conversation between you and Mr. James Gilbey having been recorded?
DIANA: I felt very protective about James because he'd been a very good friend to me and was a very good friend to me, and I couldn't bear that his life was going to be messed up because he had the connection with me. And that worried me. I'm very protective about my friends.
QUESTION: Did you have the alleged telephone conversation?
DIANA: Yes we did, absolutely we did. Yup, we did.
QUESTION: On that tape, Mr. Gilbey expresses his affection for you.
Was that transcript accurate?
DIANA: Yes. I mean he is a very affectionate person. But the implications of that conversation were that we'd had an adulterous relationship, which was not true.
QUESTION: Have you any idea how that conversation came to be published
in the national press?
DIANA: No, but it was done to harm me in a serious manner, and that was the first time I'd experienced what it was like to be outside the net, so to speak, and not be in the family.
QUESTION: What do you think the purpose was behind it?
DIANA: It was to make the public change their attitude towards me. It was, you know, if we are going to divorce, my husband would hold more cards than I would - it was very much a poker game, chess game.
QUESTION: There were also a series of telephone calls which allegedly
were made by you to a Mr. Oliver Hoare. Did you make what were described
as nuisance phone calls?
DIANA: I was reputed to have made 300 telephone calls in a very short space of time which, bearing in mind my lifestyle at that time, made me a very busy lady. No, I didn't, I didn't. But that again was a huge move to discredit me, and very nearly did me in, the injustice of it, because I did my own homework on that subject, and consequently found out that a young boy had done most of them. But I read that I'd done them all. Mr. Hoare told me that his lines were being tapped by the local police station. He said, you know, don't ring. So I didn't, but somebody clearly did.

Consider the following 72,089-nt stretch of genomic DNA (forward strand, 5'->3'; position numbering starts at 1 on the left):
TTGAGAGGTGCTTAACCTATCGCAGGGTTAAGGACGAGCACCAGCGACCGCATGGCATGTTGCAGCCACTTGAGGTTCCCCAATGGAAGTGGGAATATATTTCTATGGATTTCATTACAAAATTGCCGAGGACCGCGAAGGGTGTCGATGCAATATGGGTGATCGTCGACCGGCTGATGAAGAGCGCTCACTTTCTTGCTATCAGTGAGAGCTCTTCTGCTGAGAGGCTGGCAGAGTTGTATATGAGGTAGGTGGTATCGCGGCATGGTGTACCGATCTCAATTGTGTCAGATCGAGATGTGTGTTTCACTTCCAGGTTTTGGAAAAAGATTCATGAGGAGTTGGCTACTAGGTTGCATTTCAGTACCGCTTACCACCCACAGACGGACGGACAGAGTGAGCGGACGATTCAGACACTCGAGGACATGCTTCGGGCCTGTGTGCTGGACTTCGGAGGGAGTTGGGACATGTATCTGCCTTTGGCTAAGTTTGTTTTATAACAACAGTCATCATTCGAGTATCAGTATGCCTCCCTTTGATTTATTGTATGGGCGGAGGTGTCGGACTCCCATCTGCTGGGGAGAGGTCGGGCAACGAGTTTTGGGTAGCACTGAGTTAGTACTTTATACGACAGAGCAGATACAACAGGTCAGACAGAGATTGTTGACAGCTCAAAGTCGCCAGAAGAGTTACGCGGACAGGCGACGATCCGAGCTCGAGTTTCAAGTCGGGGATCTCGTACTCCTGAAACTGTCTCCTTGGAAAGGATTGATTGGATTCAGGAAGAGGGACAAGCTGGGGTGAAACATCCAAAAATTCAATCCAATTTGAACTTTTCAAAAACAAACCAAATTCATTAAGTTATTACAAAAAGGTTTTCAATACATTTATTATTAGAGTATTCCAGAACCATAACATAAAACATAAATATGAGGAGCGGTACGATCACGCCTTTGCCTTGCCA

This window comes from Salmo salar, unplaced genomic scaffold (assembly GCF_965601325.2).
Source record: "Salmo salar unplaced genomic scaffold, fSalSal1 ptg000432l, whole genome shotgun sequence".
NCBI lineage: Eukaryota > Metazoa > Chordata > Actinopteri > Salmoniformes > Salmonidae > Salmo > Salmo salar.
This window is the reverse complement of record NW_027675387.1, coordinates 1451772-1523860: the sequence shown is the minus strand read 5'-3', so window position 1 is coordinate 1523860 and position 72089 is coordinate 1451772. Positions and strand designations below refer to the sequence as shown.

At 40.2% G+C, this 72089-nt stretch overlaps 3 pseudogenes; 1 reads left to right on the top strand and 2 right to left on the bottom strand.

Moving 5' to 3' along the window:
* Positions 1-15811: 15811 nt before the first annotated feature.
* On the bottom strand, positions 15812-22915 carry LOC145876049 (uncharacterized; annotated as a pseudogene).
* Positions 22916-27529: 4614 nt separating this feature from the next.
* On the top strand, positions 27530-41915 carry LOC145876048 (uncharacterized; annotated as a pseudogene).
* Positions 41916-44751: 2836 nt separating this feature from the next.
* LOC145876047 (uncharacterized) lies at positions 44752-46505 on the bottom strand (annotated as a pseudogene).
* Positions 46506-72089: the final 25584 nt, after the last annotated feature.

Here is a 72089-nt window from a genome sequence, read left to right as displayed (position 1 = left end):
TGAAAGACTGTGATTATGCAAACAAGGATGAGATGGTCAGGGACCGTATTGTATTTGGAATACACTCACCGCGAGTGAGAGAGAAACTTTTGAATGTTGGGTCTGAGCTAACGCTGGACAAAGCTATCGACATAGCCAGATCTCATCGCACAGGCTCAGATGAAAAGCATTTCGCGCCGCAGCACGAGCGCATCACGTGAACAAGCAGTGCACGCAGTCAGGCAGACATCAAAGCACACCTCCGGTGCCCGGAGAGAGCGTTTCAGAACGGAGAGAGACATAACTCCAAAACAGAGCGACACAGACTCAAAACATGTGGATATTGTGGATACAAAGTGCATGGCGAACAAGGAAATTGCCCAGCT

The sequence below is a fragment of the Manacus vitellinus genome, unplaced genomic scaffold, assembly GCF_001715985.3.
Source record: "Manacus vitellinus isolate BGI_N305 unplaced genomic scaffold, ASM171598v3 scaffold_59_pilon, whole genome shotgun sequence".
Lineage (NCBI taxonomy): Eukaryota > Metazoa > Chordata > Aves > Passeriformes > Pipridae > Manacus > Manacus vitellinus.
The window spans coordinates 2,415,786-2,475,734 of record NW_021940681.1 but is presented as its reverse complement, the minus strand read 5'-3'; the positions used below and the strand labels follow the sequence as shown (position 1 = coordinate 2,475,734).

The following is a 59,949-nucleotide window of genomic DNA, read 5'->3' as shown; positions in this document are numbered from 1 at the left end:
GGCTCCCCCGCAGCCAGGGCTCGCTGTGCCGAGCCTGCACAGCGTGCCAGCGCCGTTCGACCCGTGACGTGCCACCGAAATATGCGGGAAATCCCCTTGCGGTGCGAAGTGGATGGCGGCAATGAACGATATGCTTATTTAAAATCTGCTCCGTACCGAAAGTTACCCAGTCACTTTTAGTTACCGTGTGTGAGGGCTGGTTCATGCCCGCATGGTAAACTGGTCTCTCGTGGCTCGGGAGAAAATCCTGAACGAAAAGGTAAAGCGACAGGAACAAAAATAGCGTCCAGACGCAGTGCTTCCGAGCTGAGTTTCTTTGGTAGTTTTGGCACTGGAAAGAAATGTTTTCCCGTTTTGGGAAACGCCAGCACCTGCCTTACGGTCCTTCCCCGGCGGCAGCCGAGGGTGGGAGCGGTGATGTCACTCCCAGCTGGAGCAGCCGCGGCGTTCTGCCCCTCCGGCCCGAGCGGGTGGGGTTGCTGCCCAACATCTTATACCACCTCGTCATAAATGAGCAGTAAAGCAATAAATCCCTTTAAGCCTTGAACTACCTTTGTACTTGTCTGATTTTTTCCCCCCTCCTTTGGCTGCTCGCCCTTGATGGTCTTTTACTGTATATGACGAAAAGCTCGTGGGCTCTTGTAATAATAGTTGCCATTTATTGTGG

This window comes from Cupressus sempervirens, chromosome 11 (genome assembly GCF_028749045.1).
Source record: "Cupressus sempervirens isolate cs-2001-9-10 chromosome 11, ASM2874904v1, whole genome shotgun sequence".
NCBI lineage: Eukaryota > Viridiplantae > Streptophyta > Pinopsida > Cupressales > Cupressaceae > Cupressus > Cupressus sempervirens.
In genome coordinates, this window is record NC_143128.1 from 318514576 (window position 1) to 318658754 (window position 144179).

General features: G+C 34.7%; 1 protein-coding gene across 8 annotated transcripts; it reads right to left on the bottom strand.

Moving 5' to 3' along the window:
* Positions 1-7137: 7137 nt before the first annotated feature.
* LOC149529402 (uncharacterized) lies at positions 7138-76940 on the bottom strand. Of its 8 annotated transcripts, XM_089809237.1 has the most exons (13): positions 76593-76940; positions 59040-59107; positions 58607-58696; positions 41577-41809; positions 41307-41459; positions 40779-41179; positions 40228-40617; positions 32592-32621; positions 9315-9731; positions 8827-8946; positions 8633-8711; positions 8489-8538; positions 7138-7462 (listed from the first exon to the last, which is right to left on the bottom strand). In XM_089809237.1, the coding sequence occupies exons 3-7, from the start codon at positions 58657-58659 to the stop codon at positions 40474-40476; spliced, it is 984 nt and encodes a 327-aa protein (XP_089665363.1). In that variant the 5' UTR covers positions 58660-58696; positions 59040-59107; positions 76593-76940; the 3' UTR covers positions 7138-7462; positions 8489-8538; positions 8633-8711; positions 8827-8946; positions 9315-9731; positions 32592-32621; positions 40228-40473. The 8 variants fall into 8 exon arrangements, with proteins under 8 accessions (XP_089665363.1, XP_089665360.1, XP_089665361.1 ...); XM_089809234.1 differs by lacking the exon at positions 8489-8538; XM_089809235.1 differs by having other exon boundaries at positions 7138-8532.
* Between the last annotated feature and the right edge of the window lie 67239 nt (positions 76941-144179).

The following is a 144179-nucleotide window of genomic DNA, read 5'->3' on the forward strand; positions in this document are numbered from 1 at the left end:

Richard claims that Diana was spied on for 15 years until the night she died ...
He says: "We were given a standing instruction to keep her in our sights. Even in the early days when she thought she could drive herself to visit friends, she was being followed everywhere - and not just by one car."
At her favorite London restaurant, San Lorenzo, every word the Princess uttered was recorded. Charles dismissed her as paranoid.
1. For Jean Norman, an Oxford-based typist, prying on other people mobile phone calls was a hobby. She switched on her radio scanner and heard what appears to have been the beginning of the Diana/Gilbey conversation. Her recording ends with a few remarks that appear on the beginning of another a tape recorded by Cyril Reenan, a retired bank manager. Reenan appears to have recorded the remainder of the conversation, and he realized when it ended that it was worth big money.
2. It emerged from Morman and Reeman that the recordings were not made at the time of the call but four days later on January 4, 1990.
3. It meant that a third party must have recorded the conversation at the time it occurred, then played the tape later through a transmitter on the Cellnet frequency so that Norman and Reenan would pick it up.